Alston & Bird partnered with The Promise of Justice Initiative to win a significant pro bono case concerning felony convictions by non-unanimous juries that involves issues now pending before the U.S. Supreme Court in Edwards v. Vannoy.
The case involved Louisiana prisoner Trent Wells, who was convicted at age 19 of forcible rape and burglary by a non-unanimous jury and spent more than 36 years in prison based on an unconstitutional Jim Crow law.
At the time of Wells’ conviction, Louisiana permitted a conviction to stand even if only 10 of the 12 jurors voted to convict. Wells’ original trial had several irregularities. There were no witnesses, DNA, or other physical evidence tying Wells to the crime other than three latent fingerprints, and there were significant issues with that evidence, including conflicting testimony as to where the fingerprints were even found. The entire trial lasted half a day, and the jury deliberated for only 26 minutes. However, the most glaring irregularity was that two jurors voted to completely acquit Wells on both counts. Wells was sentenced to 50 years in prison with no chance of parole or early release. Wells has always maintained his innocence.
Last year in Ramos v. Louisiana, the Supreme Court held in a 6–3 decision that a non-unanimous jury conviction violates both the Sixth and 14th Amendments to the Constitution. In his concurring opinion in Ramos, Justice Kavanaugh recognized that Louisiana’s non-unanimous jury law was a holdover from the Jim Crow era and enacted for the purpose of silencing Black jurors and ensuring convictions of Black defendants. The Ramos decision, however, was limited to current defendants and did not take into account whether this rule requiring unanimity should apply to individuals who were already convicted by non-unanimous juries and in prison, such as Wells. The issue of retroactivity is currently before the Supreme Court in Edwards v. Vannoy.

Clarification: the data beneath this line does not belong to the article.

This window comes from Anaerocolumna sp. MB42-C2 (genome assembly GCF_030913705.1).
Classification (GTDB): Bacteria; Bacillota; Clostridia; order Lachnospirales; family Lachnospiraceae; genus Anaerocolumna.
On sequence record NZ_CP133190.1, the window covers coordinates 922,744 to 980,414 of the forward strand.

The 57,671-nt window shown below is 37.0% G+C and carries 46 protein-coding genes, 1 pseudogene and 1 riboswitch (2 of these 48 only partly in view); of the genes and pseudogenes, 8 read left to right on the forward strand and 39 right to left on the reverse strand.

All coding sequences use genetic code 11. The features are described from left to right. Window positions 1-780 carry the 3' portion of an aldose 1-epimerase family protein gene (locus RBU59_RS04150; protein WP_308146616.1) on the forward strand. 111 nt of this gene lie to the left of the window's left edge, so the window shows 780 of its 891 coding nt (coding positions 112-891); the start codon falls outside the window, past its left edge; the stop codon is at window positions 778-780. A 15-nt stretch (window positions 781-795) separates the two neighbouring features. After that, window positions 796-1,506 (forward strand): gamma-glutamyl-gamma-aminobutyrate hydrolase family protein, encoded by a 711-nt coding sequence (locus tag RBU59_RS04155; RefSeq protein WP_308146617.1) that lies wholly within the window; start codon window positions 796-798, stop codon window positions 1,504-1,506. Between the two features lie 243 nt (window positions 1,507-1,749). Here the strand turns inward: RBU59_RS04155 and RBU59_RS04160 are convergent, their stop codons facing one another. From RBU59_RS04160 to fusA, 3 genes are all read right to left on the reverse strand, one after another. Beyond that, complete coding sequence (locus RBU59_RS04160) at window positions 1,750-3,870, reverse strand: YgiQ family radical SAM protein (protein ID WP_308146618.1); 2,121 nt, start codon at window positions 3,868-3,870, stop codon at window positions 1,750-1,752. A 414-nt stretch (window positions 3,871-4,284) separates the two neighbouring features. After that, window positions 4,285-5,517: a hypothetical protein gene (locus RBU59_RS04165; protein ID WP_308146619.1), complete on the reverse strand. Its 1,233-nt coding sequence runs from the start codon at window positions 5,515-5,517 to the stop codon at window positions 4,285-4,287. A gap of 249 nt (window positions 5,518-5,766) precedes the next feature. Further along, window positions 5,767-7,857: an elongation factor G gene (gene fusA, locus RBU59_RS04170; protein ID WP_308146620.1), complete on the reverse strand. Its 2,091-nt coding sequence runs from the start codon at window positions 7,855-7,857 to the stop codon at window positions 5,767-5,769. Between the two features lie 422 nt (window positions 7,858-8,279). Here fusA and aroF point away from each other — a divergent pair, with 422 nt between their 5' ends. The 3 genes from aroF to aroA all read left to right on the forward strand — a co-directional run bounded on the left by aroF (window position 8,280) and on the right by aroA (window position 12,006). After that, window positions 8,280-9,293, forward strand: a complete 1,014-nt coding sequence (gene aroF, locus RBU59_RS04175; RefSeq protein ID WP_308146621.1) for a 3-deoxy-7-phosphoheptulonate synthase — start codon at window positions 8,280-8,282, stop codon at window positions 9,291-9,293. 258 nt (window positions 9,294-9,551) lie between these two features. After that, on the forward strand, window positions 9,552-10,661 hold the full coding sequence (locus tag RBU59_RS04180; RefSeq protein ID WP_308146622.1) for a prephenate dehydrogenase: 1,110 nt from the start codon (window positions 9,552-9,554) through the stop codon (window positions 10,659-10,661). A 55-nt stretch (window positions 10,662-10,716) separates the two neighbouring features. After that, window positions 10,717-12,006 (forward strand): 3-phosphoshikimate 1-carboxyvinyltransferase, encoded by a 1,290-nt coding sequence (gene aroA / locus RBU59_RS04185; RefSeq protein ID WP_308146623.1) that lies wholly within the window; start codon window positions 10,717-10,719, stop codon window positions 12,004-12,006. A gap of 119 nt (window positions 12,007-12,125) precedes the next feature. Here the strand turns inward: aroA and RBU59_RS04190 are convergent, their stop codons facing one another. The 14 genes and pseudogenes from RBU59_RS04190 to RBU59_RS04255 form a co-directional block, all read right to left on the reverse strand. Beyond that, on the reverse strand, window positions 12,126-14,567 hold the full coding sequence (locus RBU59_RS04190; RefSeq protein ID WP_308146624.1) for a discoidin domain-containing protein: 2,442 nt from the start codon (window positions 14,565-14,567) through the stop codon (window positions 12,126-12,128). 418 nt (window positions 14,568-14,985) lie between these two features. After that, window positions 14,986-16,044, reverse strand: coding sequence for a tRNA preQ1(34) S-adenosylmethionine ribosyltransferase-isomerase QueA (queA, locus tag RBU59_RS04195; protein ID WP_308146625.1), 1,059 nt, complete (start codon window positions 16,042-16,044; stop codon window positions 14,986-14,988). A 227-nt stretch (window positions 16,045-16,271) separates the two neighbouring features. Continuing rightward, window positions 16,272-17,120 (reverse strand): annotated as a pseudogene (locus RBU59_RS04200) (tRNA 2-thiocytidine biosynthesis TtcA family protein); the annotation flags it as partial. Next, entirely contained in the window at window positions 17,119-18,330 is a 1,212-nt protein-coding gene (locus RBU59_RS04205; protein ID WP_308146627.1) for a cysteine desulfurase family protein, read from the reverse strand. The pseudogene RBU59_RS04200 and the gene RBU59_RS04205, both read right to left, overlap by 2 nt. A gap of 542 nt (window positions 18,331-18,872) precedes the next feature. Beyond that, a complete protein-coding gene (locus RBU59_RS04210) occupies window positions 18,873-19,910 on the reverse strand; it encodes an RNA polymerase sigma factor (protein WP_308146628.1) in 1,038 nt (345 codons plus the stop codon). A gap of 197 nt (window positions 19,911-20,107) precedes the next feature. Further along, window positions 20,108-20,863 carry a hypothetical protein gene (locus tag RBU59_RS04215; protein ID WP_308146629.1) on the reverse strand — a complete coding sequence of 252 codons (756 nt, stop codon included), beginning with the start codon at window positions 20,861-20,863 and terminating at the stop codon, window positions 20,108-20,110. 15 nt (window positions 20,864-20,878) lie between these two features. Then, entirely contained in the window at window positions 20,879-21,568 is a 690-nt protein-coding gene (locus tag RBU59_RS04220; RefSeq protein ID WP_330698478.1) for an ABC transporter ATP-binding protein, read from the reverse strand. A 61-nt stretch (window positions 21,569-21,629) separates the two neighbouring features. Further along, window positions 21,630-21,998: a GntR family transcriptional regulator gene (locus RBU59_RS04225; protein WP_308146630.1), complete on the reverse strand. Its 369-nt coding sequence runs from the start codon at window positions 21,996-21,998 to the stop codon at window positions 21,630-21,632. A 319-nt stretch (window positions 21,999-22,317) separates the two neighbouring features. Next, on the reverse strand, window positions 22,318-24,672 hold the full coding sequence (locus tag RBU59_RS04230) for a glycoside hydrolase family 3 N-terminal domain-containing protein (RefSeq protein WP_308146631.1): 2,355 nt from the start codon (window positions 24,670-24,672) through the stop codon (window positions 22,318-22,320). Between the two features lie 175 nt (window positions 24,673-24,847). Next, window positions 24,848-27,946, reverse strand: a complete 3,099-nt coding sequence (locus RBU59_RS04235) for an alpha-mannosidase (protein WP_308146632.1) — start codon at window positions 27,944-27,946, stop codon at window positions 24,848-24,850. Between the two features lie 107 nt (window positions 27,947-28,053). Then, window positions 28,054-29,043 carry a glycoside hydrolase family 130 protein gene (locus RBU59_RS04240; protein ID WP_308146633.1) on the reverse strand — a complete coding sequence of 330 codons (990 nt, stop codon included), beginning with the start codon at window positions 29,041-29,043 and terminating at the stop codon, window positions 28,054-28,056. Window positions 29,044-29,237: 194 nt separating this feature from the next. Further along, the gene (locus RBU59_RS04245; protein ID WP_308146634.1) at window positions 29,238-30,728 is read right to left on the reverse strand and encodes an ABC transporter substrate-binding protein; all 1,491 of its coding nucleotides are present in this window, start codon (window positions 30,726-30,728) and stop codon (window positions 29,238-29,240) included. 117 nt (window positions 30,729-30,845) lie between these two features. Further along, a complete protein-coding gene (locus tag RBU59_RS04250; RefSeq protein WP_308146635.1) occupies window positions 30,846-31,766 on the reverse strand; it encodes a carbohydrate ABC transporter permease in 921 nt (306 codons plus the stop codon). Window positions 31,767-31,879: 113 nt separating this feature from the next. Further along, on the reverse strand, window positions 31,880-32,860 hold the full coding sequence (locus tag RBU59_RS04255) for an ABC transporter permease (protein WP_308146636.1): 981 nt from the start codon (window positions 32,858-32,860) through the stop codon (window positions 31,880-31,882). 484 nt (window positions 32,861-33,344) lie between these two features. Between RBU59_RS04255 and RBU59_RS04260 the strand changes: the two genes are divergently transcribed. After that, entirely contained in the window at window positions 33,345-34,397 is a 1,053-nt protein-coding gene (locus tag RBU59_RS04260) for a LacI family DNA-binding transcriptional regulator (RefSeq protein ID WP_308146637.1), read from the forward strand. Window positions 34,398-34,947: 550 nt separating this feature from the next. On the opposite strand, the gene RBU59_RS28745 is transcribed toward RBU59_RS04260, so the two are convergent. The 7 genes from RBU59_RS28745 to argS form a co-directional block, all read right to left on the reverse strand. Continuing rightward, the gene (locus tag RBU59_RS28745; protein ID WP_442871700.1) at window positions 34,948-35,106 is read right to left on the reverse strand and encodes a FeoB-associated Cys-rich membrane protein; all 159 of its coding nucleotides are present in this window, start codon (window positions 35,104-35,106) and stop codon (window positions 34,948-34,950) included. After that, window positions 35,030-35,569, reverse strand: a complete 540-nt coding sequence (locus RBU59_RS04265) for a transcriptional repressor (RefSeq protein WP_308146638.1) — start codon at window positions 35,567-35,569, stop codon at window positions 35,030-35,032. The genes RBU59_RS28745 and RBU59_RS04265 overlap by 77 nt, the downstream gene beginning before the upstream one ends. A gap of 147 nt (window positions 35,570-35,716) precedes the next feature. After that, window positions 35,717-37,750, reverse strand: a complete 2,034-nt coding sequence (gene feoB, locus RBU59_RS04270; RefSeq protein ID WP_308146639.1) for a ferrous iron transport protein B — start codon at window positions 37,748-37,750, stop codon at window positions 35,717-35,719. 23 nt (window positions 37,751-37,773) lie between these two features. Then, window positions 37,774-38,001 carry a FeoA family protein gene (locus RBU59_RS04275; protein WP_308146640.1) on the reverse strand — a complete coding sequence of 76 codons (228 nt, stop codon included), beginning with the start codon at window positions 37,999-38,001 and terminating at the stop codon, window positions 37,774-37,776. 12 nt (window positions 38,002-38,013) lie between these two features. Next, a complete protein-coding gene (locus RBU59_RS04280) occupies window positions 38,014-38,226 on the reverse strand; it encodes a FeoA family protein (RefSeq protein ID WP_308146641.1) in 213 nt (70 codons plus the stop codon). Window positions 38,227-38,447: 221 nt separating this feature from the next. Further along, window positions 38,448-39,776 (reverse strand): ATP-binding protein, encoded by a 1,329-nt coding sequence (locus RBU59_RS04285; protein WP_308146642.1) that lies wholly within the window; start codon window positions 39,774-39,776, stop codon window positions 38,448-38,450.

Using the reasoning from Ramos, Alston & Bird filed an application for Wells’ convictions to be vacated as unconstitutional. On February 26, the Orleans Parish Criminal District Court agreed and vacated Wells’ convictions. Wells was given a low bail and is out of prison for the first time in more than 36 years.
Representing Wells were Alston & Bird partner Daniella Main, senior associate Nathan Lee, and associate Laura Hunt of the firm’s Litigation Practice.
The case is Trent Wells v. Edward “Dusty” Bickham, Warden B.B. Rayburn Correctional Center in the Orleans Parish Criminal District Court.